Understanding collagen

You’ve probably noticed that the word collagen is everywhere! Promoted on social media and endorsed by big name celebrities. In recent years, collagen has gained popularity as a nutritional supplement and an ingredient in beauty products. But what is it and do you really need it? To fully understand collagen, how it works and the best type to choose, we take an in depth look at this important protein and why we can believe in the science.

What is collagen?

Collagen is the most abundant protein in your body, accounting for about one-third of its protein composition. It’s one of the major building blocks of skin, bones, muscles, tendons, and ligaments. In relation to skin health, collagen is the largest structural component, comprising around 80% of its dry weight.

Collagen is also found in many other body parts, including blood vessels, corneas, and teeth. It can be thought of as the “glue” that holds all these things together as the word comes from the Greek word “kólla,” which means glue.

What is the role of collagen in the body?

There are at least 16 types of collagen. The four main types are type I, II, III, and IV.

Type I – accounts for 90% of your body’s collagen and is made of densely packed fibres. It provides structure to skin, bones, tendons, fibrous cartilage, connective tissue, and teeth.

Type II – is made of more loosely packed fibres and found in elastic cartilage, which cushions your joints. It is also important for spinal and eye health.

Type III – supports the structure of muscles, organs, and arteries.

Type IV – helps with filtration and is found in the layers of your skin.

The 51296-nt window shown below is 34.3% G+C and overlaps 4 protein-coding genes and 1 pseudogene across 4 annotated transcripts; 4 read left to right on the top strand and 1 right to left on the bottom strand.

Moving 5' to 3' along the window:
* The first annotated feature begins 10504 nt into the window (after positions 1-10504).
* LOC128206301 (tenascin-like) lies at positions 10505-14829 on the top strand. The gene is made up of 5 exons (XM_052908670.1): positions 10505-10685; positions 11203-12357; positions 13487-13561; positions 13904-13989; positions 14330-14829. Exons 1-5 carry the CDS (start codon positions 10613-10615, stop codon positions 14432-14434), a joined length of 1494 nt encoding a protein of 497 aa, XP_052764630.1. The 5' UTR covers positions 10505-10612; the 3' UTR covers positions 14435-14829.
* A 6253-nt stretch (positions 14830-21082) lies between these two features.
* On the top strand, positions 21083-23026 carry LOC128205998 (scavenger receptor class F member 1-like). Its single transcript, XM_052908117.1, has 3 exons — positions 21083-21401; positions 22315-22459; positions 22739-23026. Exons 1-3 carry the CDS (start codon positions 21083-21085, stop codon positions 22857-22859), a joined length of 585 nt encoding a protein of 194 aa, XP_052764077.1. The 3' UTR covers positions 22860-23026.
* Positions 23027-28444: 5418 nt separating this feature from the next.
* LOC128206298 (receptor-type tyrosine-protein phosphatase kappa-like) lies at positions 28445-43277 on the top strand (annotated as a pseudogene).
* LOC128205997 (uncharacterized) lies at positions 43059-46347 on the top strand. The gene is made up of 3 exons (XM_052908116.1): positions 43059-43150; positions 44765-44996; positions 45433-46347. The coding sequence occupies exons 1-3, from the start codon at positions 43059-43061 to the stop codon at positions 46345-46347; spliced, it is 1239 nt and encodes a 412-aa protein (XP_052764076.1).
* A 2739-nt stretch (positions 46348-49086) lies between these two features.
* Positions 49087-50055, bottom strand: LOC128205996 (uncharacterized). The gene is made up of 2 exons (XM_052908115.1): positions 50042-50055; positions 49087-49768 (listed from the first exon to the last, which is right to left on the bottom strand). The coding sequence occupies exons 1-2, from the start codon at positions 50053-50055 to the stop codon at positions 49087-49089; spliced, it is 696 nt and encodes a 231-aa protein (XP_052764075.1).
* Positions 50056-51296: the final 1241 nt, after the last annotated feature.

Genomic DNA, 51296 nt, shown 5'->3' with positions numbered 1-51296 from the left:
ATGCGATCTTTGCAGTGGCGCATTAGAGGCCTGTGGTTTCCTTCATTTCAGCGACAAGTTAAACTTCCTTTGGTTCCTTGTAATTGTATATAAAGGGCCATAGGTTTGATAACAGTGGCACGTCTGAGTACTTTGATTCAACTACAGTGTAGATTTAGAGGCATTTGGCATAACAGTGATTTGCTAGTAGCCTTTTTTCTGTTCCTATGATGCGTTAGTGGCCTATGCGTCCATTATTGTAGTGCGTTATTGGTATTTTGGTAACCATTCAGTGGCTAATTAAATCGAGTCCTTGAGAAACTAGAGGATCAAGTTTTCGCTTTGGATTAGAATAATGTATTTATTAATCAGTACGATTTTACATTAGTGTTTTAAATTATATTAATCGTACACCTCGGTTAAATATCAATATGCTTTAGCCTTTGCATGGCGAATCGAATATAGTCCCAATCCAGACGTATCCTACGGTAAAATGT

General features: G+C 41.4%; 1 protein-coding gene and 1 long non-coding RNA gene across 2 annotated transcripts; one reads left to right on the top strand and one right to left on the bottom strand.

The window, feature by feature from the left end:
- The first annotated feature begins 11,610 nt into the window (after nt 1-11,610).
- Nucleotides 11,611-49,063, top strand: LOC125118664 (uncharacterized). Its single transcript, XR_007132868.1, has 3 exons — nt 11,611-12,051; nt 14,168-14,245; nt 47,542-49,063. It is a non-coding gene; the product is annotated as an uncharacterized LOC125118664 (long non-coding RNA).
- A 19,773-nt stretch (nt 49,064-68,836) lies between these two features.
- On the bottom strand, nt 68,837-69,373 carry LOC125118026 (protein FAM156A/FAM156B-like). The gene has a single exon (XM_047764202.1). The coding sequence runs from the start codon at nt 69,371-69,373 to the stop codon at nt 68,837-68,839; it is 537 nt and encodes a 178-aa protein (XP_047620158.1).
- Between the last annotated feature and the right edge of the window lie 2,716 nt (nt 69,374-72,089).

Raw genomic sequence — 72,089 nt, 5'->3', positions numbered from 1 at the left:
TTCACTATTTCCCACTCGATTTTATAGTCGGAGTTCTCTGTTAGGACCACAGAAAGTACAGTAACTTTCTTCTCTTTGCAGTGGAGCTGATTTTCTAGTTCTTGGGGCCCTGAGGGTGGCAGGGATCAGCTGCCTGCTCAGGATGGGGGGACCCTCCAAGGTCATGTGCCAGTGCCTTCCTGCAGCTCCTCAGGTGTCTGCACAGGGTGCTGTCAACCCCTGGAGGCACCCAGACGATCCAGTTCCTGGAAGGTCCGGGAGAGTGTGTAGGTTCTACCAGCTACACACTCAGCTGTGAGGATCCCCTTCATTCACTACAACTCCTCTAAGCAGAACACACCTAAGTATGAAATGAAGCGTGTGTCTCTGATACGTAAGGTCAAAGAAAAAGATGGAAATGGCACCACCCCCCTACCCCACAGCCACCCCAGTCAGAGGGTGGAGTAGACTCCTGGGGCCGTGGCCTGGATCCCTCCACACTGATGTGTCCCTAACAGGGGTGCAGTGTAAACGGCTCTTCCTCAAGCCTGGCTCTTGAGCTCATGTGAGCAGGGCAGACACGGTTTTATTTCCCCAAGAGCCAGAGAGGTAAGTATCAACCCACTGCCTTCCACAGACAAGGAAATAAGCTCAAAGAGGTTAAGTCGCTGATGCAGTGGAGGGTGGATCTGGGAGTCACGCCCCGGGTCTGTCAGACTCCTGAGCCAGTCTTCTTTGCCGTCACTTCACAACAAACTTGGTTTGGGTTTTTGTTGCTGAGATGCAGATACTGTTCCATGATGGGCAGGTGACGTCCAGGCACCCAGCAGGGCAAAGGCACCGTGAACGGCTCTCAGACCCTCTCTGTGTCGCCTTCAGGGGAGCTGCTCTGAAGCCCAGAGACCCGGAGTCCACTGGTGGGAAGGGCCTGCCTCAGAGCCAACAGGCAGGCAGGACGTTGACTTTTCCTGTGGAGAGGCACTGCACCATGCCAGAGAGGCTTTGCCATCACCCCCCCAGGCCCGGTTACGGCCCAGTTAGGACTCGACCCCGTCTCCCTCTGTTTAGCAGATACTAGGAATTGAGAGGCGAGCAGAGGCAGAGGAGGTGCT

The body makes it’s own supply of collagen but as we age, the body produces less and lower quality collagen. There is a 2% reduction in collagen every year from the age of 25 and by the age of 45, there is a 50% reduction in collagen production. This drop in collagen levels leads to the appearance of fine lines and wrinkles and can also increase the risk of damage to your bones, joints, muscles and eyesight.

The visible signs of aging are due to a deficiency in type 1 collagen and directly correlates to lack of hydration and reduced skin elasticity as well as depleted nail strength and hair health. However, when type 1 is paired with type 3 it can be used to improve skin elasticity and hydration, as well as benefit gut health.

Dietary collagen

Collagen is found in the connective tissues of animal foods, in particular it is found in large amounts in chicken and pork skin. Another rich source is bone broth, which is made by boiling the bones of chicken and other animals.

However, there is debate over whether consuming collagen-rich foods actually increases the levels of this protein in your body. This is because, when you eat protein, it’s broken down into amino acids and then reassembled, so the collagen you eat may not directly translate into higher levels in your body.

It is more effective to consume the nutrients need to make collagen. All collagen starts off as procollagen. Your body makes procollagen by combining two of the essential amino acids glycine and proline. The nutrients vitamin C and copper are essential the transformation of procollagen to collagen.

Therefore, you can help your body produce collagen by making sure you get plenty of the following: